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As Herring Fishery Closes, Maine Fishermen Turn To Plentiful 'Pogies' For Bait

Robert F. Bukaty
Associated Press
Frozen and salted menhaden sit in a barrel at a lobster bait warehouse, Thursday, Oct. 19, 2017, in Portland, Maine.

Good news for Maine lobstermen:  Just as a scarcity of the herring they use to bait their traps has closed that fishery, state officials are expanding the fishery for another baitfish - menhaden, or pogies that have shown up in large numbers off Maine for the third year in a row.  Four southern states where pogies have not been abundant this year are transferring some of their federal quotas for the fish to Maine. 

Large menhaden populations have been recorded off this state for decades, but only periodically. State Marine Resources Coordinator Melissa Smith says with the Gulf of Maine's waters warming, and North Atlantic currents changing, the state may see them return more often. 

"Those environmental factors might tip the scales of the pogies natural cyclical nature," Smith says, "so that we do see them in Maine perhaps a little more frequently."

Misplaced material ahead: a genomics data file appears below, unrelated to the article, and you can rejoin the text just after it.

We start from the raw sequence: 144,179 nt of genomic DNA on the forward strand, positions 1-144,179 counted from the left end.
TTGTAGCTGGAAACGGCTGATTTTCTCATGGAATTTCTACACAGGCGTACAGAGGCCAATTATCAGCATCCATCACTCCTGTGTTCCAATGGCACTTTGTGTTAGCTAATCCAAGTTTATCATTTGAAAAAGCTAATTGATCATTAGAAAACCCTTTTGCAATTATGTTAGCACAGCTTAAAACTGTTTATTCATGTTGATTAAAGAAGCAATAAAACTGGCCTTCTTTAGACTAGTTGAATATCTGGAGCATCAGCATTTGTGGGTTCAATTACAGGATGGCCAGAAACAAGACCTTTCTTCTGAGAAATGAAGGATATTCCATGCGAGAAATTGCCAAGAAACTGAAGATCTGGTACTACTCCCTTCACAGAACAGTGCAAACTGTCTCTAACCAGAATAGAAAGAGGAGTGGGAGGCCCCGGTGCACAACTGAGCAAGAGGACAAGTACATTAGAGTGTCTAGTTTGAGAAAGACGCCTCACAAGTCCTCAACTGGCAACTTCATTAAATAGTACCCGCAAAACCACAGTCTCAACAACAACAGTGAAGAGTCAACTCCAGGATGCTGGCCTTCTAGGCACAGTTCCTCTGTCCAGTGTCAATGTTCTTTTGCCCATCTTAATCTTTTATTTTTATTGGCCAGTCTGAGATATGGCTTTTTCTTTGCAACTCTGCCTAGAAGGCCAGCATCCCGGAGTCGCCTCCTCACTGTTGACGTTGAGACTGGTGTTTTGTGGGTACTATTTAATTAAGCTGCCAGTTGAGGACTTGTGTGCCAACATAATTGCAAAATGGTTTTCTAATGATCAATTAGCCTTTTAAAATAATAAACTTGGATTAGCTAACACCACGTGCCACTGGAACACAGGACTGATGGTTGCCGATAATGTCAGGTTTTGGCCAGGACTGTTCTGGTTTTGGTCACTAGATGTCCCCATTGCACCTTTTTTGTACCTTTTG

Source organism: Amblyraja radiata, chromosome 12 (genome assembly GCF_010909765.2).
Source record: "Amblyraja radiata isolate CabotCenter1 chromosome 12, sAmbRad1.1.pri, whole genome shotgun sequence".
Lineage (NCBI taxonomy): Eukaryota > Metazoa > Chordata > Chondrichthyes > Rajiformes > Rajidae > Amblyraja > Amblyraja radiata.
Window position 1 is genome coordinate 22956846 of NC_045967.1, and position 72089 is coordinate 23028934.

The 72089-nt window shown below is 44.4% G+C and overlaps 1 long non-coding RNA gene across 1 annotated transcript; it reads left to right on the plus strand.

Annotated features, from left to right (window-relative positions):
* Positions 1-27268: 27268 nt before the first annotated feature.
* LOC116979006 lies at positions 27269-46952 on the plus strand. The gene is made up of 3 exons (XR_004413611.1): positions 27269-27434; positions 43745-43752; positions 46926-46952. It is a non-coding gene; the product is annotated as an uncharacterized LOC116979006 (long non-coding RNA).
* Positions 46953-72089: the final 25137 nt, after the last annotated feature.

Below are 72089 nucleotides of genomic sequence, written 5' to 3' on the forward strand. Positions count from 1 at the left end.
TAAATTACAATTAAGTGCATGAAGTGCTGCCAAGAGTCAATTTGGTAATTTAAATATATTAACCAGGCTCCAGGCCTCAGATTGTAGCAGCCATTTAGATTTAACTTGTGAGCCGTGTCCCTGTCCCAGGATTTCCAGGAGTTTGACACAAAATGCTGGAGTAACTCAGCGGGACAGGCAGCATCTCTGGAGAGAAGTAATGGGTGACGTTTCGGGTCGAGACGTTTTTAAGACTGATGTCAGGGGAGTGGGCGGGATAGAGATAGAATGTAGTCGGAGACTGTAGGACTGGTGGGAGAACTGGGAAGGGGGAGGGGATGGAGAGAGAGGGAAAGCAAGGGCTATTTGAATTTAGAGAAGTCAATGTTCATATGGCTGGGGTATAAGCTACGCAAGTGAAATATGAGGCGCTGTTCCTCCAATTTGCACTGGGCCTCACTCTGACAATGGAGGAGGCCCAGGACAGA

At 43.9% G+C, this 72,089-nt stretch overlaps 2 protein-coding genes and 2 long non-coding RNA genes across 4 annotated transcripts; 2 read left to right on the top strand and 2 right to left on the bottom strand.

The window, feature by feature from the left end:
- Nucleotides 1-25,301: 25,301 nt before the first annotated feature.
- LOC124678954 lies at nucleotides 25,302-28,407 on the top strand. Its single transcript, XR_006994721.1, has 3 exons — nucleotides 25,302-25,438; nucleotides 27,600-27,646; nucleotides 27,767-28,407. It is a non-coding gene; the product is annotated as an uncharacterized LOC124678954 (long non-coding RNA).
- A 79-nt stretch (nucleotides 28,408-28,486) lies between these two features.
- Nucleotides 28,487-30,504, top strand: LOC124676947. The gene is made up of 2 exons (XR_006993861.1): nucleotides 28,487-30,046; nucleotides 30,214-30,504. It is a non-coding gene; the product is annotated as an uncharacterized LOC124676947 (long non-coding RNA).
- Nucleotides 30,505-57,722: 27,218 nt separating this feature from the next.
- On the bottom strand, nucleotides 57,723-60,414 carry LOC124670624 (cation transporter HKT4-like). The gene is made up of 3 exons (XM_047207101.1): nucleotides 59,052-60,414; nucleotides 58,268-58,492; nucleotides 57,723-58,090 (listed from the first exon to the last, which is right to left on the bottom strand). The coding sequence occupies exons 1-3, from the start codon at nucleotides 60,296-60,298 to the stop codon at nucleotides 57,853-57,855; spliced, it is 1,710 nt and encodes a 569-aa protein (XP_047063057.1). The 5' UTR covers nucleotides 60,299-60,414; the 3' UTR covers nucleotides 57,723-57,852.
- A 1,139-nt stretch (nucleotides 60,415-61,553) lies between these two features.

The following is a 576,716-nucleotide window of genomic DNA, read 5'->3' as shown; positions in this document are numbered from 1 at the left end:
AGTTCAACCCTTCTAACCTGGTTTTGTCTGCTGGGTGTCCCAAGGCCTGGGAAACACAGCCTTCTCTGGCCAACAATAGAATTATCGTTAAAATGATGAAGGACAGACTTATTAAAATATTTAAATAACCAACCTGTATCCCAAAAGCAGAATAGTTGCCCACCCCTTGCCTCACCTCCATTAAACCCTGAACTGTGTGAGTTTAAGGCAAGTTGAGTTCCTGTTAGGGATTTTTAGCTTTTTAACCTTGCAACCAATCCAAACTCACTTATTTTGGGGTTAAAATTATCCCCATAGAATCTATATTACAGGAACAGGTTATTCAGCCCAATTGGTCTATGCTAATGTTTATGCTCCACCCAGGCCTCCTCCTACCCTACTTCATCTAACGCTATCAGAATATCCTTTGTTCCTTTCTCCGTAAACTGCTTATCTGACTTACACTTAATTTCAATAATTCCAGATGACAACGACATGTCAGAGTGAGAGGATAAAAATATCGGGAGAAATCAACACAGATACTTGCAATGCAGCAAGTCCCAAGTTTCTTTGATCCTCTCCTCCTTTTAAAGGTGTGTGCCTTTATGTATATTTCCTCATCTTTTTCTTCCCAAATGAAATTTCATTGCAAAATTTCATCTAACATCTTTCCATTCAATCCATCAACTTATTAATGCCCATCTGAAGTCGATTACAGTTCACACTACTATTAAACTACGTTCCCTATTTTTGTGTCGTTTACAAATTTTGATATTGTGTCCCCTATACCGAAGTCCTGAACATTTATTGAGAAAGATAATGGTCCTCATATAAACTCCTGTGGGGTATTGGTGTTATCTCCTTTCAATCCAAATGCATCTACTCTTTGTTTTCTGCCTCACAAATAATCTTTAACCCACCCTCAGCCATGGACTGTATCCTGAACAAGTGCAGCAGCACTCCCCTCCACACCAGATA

Maine fishermen have caught more than 8 millions pounds of pogies this year already. Federal quota contributions from Delaware, Maryland, Virginia and Florida will add almost 4 million pounds more to the state's allowable catch.

Maine's herring fishery closed last Thursday; the expanded pogie fishery opens Monday.

A Columbia University graduate, Fred began his journalism career as a print reporter in Vermont, then came to Maine Public in 2001 as its political reporter, as well as serving as a host for a variety of Maine Public Radio and Maine Public Television programs. Fred later went on to become news director for New England Public Radio in Western Massachusetts and worked as a freelancer for National Public Radio and a number of regional public radio stations, including WBUR in Boston and NHPR in New Hampshire.